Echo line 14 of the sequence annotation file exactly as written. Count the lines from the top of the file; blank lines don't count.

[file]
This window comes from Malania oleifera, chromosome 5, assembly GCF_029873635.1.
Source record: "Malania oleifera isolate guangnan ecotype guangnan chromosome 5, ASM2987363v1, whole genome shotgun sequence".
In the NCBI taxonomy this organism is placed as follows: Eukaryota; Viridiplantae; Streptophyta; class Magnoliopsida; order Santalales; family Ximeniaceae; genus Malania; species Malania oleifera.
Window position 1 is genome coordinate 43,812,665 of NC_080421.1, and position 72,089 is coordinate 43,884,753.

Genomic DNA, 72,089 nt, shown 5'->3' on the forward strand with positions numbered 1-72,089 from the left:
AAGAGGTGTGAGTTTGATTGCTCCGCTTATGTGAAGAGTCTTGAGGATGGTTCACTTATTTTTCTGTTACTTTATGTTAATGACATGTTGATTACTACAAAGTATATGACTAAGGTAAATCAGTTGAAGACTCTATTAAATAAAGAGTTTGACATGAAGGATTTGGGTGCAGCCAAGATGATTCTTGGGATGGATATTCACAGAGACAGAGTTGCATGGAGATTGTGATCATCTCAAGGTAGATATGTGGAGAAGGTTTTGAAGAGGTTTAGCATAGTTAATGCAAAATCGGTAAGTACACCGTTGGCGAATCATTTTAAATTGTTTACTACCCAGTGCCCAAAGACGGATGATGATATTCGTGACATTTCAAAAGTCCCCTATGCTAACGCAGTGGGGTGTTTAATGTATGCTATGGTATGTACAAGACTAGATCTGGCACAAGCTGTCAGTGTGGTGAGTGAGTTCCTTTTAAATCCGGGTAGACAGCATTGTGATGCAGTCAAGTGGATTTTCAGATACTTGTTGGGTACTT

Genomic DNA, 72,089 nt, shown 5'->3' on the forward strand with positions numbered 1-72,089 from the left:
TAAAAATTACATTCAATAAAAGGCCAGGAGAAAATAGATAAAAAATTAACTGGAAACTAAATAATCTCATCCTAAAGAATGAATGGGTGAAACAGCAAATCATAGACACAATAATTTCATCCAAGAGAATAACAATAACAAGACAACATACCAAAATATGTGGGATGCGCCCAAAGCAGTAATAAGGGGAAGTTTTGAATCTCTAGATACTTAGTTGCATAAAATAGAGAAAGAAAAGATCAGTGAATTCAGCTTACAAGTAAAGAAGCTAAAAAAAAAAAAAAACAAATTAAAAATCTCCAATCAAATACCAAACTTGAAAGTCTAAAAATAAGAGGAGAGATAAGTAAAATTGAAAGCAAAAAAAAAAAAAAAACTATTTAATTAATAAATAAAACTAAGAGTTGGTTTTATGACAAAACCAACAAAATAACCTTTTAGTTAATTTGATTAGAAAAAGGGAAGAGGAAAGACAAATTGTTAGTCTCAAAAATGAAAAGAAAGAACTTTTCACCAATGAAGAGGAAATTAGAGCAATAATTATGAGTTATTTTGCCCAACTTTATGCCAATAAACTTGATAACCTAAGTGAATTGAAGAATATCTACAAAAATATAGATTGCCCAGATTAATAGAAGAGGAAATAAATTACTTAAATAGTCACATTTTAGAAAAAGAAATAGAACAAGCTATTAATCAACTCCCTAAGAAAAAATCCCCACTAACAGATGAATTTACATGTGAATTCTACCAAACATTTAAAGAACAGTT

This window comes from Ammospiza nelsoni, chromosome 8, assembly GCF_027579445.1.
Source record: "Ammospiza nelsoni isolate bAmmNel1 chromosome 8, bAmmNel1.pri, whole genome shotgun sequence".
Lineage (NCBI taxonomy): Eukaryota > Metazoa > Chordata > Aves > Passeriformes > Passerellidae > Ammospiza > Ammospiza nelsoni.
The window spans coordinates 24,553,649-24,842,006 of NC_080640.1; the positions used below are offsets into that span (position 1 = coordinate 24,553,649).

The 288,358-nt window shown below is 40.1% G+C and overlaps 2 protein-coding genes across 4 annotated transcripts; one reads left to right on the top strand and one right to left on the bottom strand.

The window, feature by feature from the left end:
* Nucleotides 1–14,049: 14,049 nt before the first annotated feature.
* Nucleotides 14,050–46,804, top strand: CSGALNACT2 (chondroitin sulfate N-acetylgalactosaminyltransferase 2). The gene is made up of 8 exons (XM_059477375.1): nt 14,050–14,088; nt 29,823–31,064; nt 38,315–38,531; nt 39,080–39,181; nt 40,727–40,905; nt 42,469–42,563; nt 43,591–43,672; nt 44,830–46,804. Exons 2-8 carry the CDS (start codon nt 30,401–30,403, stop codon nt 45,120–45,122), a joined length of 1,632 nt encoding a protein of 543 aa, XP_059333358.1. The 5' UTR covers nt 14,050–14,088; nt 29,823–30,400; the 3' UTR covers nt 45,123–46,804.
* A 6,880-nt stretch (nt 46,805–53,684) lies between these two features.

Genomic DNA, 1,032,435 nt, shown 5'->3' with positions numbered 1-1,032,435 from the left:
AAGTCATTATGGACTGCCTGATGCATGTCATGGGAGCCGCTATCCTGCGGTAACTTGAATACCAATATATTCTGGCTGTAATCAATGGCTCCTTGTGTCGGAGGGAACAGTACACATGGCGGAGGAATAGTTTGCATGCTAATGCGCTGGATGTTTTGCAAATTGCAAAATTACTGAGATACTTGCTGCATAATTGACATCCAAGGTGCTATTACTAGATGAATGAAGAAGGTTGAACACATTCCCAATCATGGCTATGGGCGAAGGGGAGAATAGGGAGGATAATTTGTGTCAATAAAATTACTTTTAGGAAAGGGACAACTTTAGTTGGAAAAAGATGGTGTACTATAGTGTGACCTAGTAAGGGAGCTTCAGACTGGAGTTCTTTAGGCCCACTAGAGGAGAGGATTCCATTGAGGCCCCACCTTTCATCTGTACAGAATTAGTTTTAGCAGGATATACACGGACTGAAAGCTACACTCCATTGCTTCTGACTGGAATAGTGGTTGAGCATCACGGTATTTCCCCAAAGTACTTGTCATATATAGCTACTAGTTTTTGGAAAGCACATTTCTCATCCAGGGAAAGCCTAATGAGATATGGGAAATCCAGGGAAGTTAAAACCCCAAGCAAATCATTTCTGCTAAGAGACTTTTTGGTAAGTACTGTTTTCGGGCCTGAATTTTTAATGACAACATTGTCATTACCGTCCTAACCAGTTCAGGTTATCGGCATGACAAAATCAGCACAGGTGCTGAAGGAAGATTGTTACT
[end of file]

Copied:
The window, feature by feature from the left end: